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Finding Meaning in Translation

flagsThere’s more to translation than converting the text of books or articles from one language to another. It’s also an invaluable tool that can help make the world a better place. Peter Connor, associate professor of French and chair of the department, is building The Center for Translation Studies, a new program that aims to help students understand how translation isn’t just about sharing thoughts and ideas across languages and cultures. It’s also about human rights.

“[One] can translate a poem and publish it online,” Connor says. “And if it happens to be about political or religious persecution, it might give a voice to someone in a far away place who might not otherwise be heard. It’s an extremely valuable tool for intervening in the world.”

The program began last fall with the help of a grant from the Andrew W. Mellon Foundation, and it’s still a work in progress, Connor says. The idea was to create a basic language translation course and offer colloquiums for students and professors; recent events have included bilingual poetry readings by Greek poet Katerina Anghelaki-Rooke and Cypriot poet Kyriakos Charalambides along with their translators.

Connor says the first course last fall was a big success and gave him plenty of encouragement to expand the offerings. “I loved it, and the students did too,” he says. “They want more classes.” The first half of the course introduced students to of the major theories and methods of translation in Western culture. These classes helped the students improve their skills through the translation of primarily prose, poetry, and drama into English. They could translate from any language they chose, which some students worried might create a little confusion.

That didn’t happen, says Amelia Spooner (CU GS) who chose to translate contemporary French writer Antoine Volodine for her class projects. She says she signed up for the class because her fiancé is French, and he’s getting his PhD in linguistics. They often talk about issues of translation. “Especially how we mutually don’t understand each other sometimes,” she says.

But the class also took a broader perspective. It examined the role translation has played in postcolonialism, globalization, and immigration, as well as the role translators have played in conflict and war. The class also examined how different countries interpret the same event, such as the Cuban Missile Crisis, Connor says. One guest lecturer discussed how U.S. history is represented in school textbooks around the world to show just how rarely history is presented objectively. “The sad fact is that much of the translation that’s going on today is going on in places of conflict and being performed in very arduous circumstances,” Connor says.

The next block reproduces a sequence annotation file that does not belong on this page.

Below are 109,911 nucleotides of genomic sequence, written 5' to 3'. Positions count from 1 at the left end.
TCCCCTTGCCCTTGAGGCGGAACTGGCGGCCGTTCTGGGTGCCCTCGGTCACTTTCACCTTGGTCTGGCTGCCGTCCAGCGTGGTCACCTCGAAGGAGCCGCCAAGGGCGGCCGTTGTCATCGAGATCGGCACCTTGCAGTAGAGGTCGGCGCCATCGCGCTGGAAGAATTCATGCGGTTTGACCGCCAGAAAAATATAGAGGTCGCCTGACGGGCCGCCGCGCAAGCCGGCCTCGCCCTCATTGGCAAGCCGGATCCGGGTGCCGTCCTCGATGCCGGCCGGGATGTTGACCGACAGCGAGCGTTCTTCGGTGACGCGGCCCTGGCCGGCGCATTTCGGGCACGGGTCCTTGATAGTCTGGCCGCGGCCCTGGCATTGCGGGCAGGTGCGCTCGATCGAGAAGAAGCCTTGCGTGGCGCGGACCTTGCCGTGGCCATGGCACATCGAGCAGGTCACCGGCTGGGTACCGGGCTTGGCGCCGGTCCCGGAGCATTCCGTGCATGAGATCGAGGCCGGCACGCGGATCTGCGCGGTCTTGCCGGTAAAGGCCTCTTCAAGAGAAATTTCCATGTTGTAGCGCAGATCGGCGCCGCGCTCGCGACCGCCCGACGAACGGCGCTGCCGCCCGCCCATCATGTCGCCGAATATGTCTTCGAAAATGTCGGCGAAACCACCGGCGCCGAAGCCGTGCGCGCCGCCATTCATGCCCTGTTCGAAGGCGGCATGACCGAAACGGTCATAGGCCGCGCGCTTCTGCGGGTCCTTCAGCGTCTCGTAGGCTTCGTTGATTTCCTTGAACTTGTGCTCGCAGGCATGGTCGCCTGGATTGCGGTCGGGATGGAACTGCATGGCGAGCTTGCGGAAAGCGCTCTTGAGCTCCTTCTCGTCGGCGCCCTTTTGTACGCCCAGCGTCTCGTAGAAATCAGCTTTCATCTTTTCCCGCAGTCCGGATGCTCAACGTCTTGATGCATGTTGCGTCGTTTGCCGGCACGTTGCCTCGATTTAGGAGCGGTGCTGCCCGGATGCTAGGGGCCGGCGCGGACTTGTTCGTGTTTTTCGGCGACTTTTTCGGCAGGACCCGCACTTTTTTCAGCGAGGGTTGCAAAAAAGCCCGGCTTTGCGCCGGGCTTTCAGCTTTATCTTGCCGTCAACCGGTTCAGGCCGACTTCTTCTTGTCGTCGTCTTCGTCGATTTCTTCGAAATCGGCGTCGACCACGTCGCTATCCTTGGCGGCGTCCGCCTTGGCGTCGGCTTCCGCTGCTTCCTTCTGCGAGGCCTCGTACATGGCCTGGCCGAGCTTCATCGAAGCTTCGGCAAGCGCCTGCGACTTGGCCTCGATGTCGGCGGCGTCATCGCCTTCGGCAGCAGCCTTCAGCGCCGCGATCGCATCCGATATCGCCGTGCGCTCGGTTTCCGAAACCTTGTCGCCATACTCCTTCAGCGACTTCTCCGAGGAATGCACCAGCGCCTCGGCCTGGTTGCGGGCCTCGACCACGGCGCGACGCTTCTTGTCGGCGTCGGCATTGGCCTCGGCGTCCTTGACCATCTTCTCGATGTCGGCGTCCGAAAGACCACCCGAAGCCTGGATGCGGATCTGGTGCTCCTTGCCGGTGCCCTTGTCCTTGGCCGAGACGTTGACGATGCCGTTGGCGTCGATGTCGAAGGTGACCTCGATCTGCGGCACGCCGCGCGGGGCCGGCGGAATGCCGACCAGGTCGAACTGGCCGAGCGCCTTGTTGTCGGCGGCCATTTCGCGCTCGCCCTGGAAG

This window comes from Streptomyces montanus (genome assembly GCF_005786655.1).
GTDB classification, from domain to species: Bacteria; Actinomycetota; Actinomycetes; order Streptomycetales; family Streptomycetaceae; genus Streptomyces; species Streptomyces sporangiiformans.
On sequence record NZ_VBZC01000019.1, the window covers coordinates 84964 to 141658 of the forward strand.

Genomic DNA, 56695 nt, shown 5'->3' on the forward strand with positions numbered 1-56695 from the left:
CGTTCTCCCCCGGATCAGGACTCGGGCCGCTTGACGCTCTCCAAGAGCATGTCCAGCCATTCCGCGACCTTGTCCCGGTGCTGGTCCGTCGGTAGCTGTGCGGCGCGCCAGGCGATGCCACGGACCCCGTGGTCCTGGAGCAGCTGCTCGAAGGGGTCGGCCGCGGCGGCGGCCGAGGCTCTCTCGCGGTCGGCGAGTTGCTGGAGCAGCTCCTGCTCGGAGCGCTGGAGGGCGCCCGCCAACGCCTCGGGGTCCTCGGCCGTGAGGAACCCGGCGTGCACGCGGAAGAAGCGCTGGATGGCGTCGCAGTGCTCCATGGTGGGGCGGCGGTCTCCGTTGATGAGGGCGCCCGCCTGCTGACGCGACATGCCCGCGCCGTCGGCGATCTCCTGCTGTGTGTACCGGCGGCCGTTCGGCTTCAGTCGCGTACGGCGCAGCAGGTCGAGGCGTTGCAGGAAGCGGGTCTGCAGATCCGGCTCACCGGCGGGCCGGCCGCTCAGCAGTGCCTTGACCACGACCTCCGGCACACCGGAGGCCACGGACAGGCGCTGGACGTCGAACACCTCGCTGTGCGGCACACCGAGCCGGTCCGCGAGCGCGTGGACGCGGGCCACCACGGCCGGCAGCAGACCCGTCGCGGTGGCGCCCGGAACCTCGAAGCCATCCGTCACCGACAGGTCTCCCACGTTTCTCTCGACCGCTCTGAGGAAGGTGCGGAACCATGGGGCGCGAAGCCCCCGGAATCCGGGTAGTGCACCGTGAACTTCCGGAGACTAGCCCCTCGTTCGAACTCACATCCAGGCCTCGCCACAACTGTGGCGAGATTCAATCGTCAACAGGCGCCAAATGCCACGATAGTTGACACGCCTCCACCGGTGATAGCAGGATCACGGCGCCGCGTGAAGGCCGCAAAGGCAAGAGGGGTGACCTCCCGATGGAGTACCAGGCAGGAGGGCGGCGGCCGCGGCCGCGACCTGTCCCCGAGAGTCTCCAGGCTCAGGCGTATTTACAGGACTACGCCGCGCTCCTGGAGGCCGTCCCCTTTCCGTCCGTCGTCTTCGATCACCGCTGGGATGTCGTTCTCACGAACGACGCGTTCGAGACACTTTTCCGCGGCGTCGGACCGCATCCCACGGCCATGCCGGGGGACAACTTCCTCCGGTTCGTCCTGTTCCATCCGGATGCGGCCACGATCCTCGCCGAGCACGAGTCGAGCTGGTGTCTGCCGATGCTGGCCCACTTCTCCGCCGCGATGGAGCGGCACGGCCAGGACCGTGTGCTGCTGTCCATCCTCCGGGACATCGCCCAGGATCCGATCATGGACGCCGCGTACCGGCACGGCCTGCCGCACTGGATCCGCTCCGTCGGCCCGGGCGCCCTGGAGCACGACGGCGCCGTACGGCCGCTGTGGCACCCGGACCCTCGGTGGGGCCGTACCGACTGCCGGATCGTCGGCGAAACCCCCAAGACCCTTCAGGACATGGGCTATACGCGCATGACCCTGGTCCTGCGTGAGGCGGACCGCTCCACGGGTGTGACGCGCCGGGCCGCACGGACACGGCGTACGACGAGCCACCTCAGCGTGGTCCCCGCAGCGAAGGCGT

Diana Baron-Moore ’12 says she was particularly intrigued by Translations, a three-act play by Irish playwright Brian Friel. Set in a fictional town, it described the process the British used to translate place names in Ireland from Celtic to English in the nineteenth century. “I’m really interested in the hierarchies of language,” Baron-Moore says. “And I’m thinking of going into bilingual education. The space where culture and language establish power dynamics, I think, is a really important place to be conscious of.”

One subject area—community interpreting—particularly appealed to students. They studied just how critical and important translators are for immigrants in hospitals, schools, and police stations. They also heard a guest lecturer talk about the challenges and rewards of a community-interpreting program in Spain. “We need more and more translators,” Connor says. “And we need them to be aware of the ethical stakes and to be sensitive to the need for very high standards.”

Students say the topic opened their eyes to the fact that interpretation is also an issue of human rights. “How does a hospital make sure someone gets the right treatment?” asks Byung Jin Kang (CC ’11), who took the course. “How is that patient going to get all the help they need? I never thought of providing translation services as a human right. You see it everywhere in New York, but you never really think about it.”

Spooner says she’s now thinking of community interpreting as a possible career path. A friend interned with an organization in Harlem that works with African immigrants who speak French, and she’d like to do the same. She already knows from firsthand experience just how practical interpretation skills are. Spooner speaks French and recently helped a French speaker on a plane explain to a flight attendant why his fragile musical instrument couldn’t be stored in an overhead compartment. She soon found herself entangled in the middle of a heated argument, much like a comedy scene in a movie. “Both sides kept asking, ‘What is he saying? What is he saying?’” Spooner says with a laugh. “It made my flight experience just a little bit better.”

Now Connor says he’s working to expand the translation program. He’d like to offer a course dedicated solely to community interpreting, and he hopes different language departments will soon begin to offer similar but more specific translation courses. He’s also trying to encourage professors outside the language department to incorporate issues related to translation into their courses, even if it’s just showing how the texts members of the class study may have been translated and by whom. “It’s all evolving over time,” Connor says. “And we’re thinking constantly about how we can add more courses.”

-by Amy Miller, illustration by Katherine Streeter